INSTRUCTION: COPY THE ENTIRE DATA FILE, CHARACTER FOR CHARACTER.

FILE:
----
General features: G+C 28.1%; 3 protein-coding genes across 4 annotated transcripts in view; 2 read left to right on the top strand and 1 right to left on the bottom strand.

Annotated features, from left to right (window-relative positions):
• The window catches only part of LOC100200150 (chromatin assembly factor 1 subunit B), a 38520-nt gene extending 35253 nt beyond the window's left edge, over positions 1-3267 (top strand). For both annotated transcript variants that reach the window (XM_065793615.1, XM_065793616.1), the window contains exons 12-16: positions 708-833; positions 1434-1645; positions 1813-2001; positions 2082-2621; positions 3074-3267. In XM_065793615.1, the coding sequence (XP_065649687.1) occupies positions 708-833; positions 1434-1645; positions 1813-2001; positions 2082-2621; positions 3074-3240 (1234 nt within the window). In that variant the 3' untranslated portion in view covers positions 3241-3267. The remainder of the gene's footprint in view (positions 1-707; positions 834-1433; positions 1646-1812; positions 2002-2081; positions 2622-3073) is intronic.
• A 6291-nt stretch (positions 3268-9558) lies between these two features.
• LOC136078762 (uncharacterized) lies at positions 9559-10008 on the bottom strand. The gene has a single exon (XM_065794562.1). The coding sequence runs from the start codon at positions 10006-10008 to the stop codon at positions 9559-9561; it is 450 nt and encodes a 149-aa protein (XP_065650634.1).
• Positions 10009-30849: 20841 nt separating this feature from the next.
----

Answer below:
General features: G+C 28.1%; 3 protein-coding genes across 4 annotated transcripts in view; 2 read left to right on the top strand and 1 right to left on the bottom strand.

Annotated features, from left to right (window-relative positions):
• The window catches only part of LOC100200150 (chromatin assembly factor 1 subunit B), a 38520-nt gene extending 35253 nt beyond the window's left edge, over positions 1-3267 (top strand). For both annotated transcript variants that reach the window (XM_065793615.1, XM_065793616.1), the window contains exons 12-16: positions 708-833; positions 1434-1645; positions 1813-2001; positions 2082-2621; positions 3074-3267. In XM_065793615.1, the coding sequence (XP_065649687.1) occupies positions 708-833; positions 1434-1645; positions 1813-2001; positions 2082-2621; positions 3074-3240 (1234 nt within the window). In that variant the 3' untranslated portion in view covers positions 3241-3267. The remainder of the gene's footprint in view (positions 1-707; positions 834-1433; positions 1646-1812; positions 2002-2081; positions 2622-3073) is intronic.
• A 6291-nt stretch (positions 3268-9558) lies between these two features.
• LOC136078762 (uncharacterized) lies at positions 9559-10008 on the bottom strand. The gene has a single exon (XM_065794562.1). The coding sequence runs from the start codon at positions 10006-10008 to the stop codon at positions 9559-9561; it is 450 nt and encodes a 149-aa protein (XP_065650634.1).
• Positions 10009-30849: 20841 nt separating this feature from the next.